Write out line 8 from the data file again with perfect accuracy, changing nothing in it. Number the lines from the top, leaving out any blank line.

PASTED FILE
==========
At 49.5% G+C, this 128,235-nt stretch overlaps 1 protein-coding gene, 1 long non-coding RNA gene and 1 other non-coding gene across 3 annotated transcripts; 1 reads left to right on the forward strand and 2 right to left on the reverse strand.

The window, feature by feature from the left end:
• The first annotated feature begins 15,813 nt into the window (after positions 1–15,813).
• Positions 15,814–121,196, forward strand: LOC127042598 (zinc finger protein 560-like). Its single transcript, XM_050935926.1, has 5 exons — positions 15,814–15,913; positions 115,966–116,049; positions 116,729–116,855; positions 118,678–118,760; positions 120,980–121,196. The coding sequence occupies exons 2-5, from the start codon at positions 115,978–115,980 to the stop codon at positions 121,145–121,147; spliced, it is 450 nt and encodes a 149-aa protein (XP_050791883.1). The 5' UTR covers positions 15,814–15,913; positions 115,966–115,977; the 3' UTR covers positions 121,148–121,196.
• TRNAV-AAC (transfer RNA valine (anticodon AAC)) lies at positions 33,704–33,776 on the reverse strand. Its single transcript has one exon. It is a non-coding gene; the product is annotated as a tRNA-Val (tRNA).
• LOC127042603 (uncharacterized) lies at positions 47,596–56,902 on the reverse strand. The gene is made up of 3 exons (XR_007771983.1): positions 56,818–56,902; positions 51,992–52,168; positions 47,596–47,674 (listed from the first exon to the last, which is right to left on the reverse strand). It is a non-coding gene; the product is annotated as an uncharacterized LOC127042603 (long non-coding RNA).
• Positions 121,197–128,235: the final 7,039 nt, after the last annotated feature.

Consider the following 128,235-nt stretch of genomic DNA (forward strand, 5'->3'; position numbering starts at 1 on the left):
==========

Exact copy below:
Consider the following 128,235-nt stretch of genomic DNA (forward strand, 5'->3'; position numbering starts at 1 on the left):